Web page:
Dear clients and friends,
Here’s the answer to one of the most commonly asked questions:
Question for Lawrence
The only asset I own is my home. Is my home an exempt asset from Medicaid? Thanks, I love your emails.
Thanks. I started these LISTEN TO LAWRENCE emails when the pandemic began and I have truly enjoyed the ability to connect with my clients and friends during this unsettling time.
By far, the home is the asset that my clients are most anxious to protect. To be eligible for Medicaid, you cannot have more than $15,750 in your name, and that can include the value of your home. You see, it depends on what type of Medicaid you are looking to obtain. If you are asking Medicaid to pay for a nursing home, then the home is not an exempt asset, unless you are married and your spouse is living in the home. If you are not married, Medicaid will put a lien on your house until they have eaten up all the equity. Later, upon the sale of the home, the lien must be paid in full from the proceeds of the sale.
To protect their home, our clients often transfer it out of their names, often to an Irrevocable Trust, which is subject to a five-year look-back.
Alternatively, if you are seeking Community Medicaid, such as some type of home care, then your home is an exempt asset. The rule is that as long as you are living in your house, the house is an exempt asset. By the way, it is exempt in these circumstances, although Medicaid can seek reimbursement from it upon your death, from your probate estate. In these circumstances, we want to make sure we avoid probate or otherwise, simply not own the house at the time of death.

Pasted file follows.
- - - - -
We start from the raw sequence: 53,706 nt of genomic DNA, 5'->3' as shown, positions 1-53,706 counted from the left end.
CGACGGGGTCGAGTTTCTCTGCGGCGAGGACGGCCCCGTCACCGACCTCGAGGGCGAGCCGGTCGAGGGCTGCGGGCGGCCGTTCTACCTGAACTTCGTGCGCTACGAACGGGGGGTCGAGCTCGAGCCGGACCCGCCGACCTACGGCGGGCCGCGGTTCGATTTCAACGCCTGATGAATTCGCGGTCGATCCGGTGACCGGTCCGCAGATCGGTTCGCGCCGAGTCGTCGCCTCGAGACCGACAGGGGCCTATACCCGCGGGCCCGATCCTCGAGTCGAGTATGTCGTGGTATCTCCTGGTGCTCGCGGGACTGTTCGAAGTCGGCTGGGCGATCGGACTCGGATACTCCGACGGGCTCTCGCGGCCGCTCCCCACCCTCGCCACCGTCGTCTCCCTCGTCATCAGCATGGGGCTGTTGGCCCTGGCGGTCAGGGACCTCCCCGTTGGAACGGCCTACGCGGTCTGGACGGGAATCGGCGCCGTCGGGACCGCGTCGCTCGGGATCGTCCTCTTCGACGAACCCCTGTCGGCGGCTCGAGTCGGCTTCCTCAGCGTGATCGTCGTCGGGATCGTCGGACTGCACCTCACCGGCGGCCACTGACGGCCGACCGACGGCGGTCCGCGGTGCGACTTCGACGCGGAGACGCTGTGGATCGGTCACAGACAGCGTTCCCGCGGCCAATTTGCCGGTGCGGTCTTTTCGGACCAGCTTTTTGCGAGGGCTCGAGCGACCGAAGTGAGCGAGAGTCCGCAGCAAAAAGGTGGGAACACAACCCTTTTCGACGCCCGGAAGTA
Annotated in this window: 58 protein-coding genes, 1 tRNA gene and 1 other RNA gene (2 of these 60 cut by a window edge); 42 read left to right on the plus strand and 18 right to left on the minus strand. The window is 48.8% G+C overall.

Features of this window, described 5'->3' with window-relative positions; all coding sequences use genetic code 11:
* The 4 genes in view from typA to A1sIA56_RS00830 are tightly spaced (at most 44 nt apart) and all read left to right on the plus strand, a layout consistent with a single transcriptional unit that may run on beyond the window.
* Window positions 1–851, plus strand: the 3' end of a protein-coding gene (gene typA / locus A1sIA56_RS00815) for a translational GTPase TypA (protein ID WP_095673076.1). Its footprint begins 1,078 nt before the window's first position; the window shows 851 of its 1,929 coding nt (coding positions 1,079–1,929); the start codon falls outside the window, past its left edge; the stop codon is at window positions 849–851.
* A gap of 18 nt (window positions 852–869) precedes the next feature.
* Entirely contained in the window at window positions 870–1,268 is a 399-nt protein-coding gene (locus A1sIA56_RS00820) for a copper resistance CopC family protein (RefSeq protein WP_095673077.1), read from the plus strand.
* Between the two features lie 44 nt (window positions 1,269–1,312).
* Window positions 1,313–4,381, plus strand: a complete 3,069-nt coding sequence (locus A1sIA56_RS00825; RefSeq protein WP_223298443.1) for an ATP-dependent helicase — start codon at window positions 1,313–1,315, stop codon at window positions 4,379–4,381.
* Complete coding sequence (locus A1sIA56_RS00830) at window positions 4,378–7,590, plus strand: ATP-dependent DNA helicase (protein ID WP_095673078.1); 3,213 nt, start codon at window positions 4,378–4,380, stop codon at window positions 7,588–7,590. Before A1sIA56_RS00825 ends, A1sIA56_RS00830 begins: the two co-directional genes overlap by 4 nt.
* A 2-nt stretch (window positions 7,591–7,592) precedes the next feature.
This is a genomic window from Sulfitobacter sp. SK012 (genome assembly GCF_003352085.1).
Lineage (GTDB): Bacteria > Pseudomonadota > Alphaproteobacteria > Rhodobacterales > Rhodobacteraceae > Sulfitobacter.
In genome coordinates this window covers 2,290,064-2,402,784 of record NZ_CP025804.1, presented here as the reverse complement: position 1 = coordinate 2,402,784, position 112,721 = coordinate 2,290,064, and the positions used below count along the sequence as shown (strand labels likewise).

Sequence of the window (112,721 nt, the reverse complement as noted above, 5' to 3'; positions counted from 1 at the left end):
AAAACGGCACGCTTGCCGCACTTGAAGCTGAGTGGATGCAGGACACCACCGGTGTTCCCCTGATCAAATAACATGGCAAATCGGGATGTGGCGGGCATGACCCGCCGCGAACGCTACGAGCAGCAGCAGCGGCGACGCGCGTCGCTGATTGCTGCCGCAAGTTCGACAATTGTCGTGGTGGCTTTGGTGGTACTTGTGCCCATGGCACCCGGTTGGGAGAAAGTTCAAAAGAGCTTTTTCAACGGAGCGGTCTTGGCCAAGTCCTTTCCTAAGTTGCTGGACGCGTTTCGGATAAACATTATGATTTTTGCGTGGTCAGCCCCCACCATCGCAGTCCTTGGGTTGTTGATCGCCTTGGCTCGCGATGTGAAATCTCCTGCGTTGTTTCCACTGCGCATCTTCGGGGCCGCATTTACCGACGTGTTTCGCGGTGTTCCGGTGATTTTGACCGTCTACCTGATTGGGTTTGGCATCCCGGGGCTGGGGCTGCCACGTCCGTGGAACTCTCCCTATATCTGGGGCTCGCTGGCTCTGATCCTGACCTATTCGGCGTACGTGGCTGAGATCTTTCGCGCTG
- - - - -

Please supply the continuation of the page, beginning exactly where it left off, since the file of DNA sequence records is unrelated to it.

But what is the rule if you transfer your house out of your name to start and then finish your 5-year look-back for Nursing Home Medicaid or to defeat Medicaid’s right to reimbursement? Essentially, what I am asking is, if you transfer the house out of your name for whatever reason, will you be subject to the new 2 ½ year look-back for Community Medicaid? The answer is, we do not know. On the one hand, there is a 2 ½ year look-back so why shouldn’t it apply? On the other hand, why should there be any look-back or penalty for transferring an asset which is exempt from Medicaid if it is still in your name? I will let you know when some regulation or other communication from Medicaid comes out. To be on the safe side, transferring the house now, perhaps to an Irrevocable Trust, will assure its protection after 2 ½ years in the home care setting and after 5 years in the nursing home setting.
I hope this helps! Please forward this information to your friends and relatives.
As always, please send me your questions. If you are thinking about it, others are probably too, so my answers will no doubt help you and many others.
Let’s stay connected.
LISTEN TO LAWRENCE